Category Archives: Tales of me



I watched an HBO documentary called Thought Crimes: The Case of the Cannibal Cop. It’s a bizarre case of a clearly not-right in the head (former) cop who started going on dark fetish sites to share intricate fantasies about abducting, raping and cannibalizing women.

Because he was a cop, he used the confidential crime/government database to drum up info on the women. And he posted pictures of the women on the site for his psycho-buddies to share the fantasy. The would-be victims were all women he knew from life: college and high school friends — and even his own wife. Like I said, completely not-right in the head. He was convicted of improperly using police equipment and a conspiracy charge (he was writing this stuff in conjunction as a share-crime with two other sociopaths), but it was overturned because — in legal terms — there was no victim or crime committed. Hence the title’s tag of being a “thought crime”.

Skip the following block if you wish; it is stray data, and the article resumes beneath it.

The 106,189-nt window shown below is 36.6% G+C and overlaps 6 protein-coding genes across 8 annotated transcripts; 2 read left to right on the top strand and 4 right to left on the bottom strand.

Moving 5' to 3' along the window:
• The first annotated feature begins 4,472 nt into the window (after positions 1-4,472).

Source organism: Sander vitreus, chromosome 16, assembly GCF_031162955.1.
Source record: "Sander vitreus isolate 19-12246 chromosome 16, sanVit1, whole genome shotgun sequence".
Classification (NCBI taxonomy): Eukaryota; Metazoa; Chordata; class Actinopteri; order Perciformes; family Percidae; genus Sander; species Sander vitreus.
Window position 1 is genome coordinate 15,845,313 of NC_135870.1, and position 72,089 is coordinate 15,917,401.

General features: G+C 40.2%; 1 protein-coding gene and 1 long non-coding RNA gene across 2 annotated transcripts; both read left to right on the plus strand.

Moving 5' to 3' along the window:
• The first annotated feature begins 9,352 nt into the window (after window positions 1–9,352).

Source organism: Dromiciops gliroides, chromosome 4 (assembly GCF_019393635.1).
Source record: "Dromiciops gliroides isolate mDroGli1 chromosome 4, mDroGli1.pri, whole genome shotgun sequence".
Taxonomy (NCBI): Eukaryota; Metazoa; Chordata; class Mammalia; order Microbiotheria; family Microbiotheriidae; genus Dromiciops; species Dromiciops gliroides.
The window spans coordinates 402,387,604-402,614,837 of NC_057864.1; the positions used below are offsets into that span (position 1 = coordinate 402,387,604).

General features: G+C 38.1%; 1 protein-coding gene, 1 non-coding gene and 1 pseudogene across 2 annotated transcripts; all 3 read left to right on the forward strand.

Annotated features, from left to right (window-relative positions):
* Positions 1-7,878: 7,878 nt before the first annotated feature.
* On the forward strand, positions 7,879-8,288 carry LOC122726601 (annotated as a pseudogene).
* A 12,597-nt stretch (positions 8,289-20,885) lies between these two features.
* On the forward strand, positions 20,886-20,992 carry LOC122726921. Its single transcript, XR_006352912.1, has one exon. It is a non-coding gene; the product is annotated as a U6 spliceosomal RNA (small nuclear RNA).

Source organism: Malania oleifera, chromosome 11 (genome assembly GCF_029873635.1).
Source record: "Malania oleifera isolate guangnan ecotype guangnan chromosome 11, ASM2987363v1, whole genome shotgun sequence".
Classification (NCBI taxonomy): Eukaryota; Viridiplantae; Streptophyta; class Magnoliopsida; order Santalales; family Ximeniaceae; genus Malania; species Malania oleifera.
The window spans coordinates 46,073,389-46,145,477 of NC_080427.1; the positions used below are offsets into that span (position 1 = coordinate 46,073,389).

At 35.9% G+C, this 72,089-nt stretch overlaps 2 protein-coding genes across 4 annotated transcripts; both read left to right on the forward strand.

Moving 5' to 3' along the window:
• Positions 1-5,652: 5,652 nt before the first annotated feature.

Each legal expert they interviewed made a good point, which basically bounced from (point) this guy was premeditating some pretty sick shit and needs to be off the street to (counter-point) can the government use a fantasy (as ugly and twisted as it is) to convict you of a crime that hasn’t been committed yet. Not really easy stuff to answer over a glass of iced tea and some buffalo wing flavored chips.

The only part of the documentary that sucked was the filmmakers would show Buddy the Psycho Cop eating or cooking as much as possible. Yes, guys, we get it: he fantasized about eating people and here’s a shot of him eating bacon. Or a Cuban sandwich. Or making his mom a pretty decent omelet. Brilliant subtlety.



So, NOCTURNAL ANIMALS. It really transcends labels and genre. The closest I can come up with is if Truman Capote, David Lynch, and Wim Wenders collaborated on a project together. The last scene, in particular, is truthful and deserved, and I loved it.